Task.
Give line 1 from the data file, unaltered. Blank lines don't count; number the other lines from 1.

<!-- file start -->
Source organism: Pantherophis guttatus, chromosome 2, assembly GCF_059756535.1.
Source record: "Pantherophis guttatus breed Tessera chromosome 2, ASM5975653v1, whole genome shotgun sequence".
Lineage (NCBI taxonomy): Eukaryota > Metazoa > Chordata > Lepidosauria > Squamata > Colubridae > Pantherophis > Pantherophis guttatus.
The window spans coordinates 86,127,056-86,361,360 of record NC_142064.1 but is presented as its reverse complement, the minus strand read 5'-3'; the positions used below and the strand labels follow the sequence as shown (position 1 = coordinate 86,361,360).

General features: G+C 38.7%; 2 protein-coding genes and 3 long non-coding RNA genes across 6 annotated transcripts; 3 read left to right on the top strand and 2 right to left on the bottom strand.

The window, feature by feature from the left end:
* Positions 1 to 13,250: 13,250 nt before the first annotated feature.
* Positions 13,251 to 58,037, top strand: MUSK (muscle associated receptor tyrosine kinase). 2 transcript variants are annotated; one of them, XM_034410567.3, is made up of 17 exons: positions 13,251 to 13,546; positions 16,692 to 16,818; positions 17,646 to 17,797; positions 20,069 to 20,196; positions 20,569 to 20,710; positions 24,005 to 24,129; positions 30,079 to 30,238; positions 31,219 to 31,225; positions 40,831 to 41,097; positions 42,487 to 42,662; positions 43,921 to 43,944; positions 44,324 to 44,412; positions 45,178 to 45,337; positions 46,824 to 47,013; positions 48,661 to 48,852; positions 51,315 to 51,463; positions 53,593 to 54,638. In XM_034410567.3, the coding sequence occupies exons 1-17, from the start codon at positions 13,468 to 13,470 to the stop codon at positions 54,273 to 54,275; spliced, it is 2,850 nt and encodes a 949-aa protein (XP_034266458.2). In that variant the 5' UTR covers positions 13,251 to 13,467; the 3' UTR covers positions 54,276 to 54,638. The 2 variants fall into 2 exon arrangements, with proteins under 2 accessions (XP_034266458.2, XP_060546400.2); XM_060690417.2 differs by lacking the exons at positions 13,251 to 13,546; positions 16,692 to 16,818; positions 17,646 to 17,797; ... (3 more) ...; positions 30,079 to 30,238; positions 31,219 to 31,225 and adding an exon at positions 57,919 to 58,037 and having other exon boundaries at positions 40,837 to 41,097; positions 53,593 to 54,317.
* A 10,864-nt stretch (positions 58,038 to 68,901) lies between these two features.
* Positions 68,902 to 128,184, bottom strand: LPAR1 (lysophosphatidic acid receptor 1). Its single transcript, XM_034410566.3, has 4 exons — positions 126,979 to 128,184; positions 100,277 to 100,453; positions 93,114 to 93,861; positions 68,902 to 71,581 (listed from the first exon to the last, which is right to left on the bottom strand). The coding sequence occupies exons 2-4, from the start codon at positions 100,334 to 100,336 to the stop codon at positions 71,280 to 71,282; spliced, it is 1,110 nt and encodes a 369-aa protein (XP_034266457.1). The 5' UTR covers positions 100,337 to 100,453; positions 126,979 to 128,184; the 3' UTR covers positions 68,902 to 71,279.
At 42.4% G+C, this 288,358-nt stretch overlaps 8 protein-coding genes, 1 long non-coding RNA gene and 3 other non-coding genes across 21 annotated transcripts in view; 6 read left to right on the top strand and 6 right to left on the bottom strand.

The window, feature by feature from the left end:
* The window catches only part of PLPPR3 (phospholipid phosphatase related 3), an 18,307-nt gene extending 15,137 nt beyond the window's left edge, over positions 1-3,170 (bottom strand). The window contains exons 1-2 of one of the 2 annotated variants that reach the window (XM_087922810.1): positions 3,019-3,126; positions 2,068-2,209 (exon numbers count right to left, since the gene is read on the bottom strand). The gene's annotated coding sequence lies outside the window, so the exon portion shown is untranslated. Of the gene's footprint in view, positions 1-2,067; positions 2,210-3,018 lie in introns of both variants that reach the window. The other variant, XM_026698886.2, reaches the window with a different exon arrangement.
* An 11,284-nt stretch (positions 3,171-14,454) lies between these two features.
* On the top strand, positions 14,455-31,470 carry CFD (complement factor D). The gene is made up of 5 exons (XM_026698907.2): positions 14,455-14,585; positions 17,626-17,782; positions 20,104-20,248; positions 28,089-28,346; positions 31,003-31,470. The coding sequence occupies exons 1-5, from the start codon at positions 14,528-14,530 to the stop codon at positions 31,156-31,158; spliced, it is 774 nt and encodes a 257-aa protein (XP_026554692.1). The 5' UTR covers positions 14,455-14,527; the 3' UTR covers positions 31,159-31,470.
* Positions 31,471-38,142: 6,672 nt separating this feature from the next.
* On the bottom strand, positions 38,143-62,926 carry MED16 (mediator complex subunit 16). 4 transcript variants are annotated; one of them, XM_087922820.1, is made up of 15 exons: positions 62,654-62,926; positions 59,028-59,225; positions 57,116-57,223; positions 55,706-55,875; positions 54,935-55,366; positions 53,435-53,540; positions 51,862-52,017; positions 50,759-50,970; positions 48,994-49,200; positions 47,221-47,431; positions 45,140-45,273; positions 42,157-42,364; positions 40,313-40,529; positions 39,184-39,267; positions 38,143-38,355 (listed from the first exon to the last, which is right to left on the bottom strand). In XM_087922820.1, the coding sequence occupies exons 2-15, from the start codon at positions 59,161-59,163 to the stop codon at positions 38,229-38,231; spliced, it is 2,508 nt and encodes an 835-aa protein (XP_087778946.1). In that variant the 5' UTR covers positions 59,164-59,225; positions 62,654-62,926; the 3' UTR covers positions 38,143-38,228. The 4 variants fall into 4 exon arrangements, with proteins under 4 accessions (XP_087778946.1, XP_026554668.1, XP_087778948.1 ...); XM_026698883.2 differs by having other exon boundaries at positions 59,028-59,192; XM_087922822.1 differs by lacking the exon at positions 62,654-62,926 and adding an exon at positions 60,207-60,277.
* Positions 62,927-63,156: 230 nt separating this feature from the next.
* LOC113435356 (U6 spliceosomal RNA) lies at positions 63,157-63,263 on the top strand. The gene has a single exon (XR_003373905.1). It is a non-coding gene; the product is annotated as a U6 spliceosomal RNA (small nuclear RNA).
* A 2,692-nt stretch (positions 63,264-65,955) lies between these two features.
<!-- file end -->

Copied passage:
Source organism: Pantherophis guttatus, chromosome 2, assembly GCF_059756535.1.